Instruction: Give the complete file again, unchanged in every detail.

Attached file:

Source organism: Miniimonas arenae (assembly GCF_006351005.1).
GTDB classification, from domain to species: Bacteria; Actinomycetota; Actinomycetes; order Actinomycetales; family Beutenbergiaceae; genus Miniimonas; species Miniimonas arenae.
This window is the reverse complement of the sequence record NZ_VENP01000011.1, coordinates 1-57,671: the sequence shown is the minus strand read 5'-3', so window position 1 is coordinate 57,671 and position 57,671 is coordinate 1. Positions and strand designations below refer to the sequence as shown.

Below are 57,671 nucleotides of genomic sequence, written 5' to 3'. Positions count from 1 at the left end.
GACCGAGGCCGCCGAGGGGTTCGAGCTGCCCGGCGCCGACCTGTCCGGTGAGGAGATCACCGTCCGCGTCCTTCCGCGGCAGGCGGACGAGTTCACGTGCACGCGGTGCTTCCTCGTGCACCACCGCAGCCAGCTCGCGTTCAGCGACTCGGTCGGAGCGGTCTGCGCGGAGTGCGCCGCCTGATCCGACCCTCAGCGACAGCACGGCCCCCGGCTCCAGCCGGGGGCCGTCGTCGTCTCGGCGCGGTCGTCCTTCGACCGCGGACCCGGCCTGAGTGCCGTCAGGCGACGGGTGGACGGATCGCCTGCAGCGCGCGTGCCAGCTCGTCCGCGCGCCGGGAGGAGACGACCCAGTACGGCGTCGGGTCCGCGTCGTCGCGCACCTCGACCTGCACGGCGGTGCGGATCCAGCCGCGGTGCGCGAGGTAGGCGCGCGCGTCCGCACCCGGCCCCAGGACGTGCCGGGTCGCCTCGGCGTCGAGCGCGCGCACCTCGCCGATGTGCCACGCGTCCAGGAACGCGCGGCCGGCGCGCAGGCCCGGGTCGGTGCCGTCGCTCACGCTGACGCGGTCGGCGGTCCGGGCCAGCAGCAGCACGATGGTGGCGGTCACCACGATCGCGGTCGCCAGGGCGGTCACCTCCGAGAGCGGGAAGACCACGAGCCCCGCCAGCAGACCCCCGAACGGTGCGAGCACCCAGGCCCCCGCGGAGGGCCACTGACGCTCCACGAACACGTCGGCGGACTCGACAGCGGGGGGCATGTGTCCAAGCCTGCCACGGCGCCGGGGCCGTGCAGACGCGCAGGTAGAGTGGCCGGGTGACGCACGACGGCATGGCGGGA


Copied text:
Source organism: Miniimonas arenae (assembly GCF_006351005.1).
GTDB classification, from domain to species: Bacteria; Actinomycetota; Actinomycetes; order Actinomycetales; family Beutenbergiaceae; genus Miniimonas; species Miniimonas arenae.
This window is the reverse complement of the sequence record NZ_VENP01000011.1, coordinates 1-57,671: the sequence shown is the minus strand read 5'-3', so window position 1 is coordinate 57,671 and position 57,671 is coordinate 1. Positions and strand designations below refer to the sequence as shown.

Below are 57,671 nucleotides of genomic sequence, written 5' to 3'. Positions count from 1 at the left end.
GACCGAGGCCGCCGAGGGGTTCGAGCTGCCCGGCGCCGACCTGTCCGGTGAGGAGATCACCGTCCGCGTCCTTCCGCGGCAGGCGGACGAGTTCACGTGCACGCGGTGCTTCCTCGTGCACCACCGCAGCCAGCTCGCGTTCAGCGACTCGGTCGGAGCGGTCTGCGCGGAGTGCGCCGCCTGATCCGACCCTCAGCGACAGCACGGCCCCCGGCTCCAGCCGGGGGCCGTCGTCGTCTCGGCGCGGTCGTCCTTCGACCGCGGACCCGGCCTGAGTGCCGTCAGGCGACGGGTGGACGGATCGCCTGCAGCGCGCGTGCCAGCTCGTCCGCGCGCCGGGAGGAGACGACCCAGTACGGCGTCGGGTCCGCGTCGTCGCGCACCTCGACCTGCACGGCGGTGCGGATCCAGCCGCGGTGCGCGAGGTAGGCGCGCGCGTCCGCACCCGGCCCCAGGACGTGCCGGGTCGCCTCGGCGTCGAGCGCGCGCACCTCGCCGATGTGCCACGCGTCCAGGAACGCGCGGCCGGCGCGCAGGCCCGGGTCGGTGCCGTCGCTCACGCTGACGCGGTCGGCGGTCCGGGCCAGCAGCAGCACGATGGTGGCGGTCACCACGATCGCGGTCGCCAGGGCGGTCACCTCCGAGAGCGGGAAGACCACGAGCCCCGCCAGCAGACCCCCGAACGGTGCGAGCACCCAGGCCCCCGCGGAGGGCCACTGACGCTCCACGAACACGTCGGCGGACTCGACAGCGGGGGGCATGTGTCCAAGCCTGCCACGGCGCCGGGGCCGTGCAGACGCGCAGGTAGAGTGGCCGGGTGACGCACGACGGCATGGCGGGA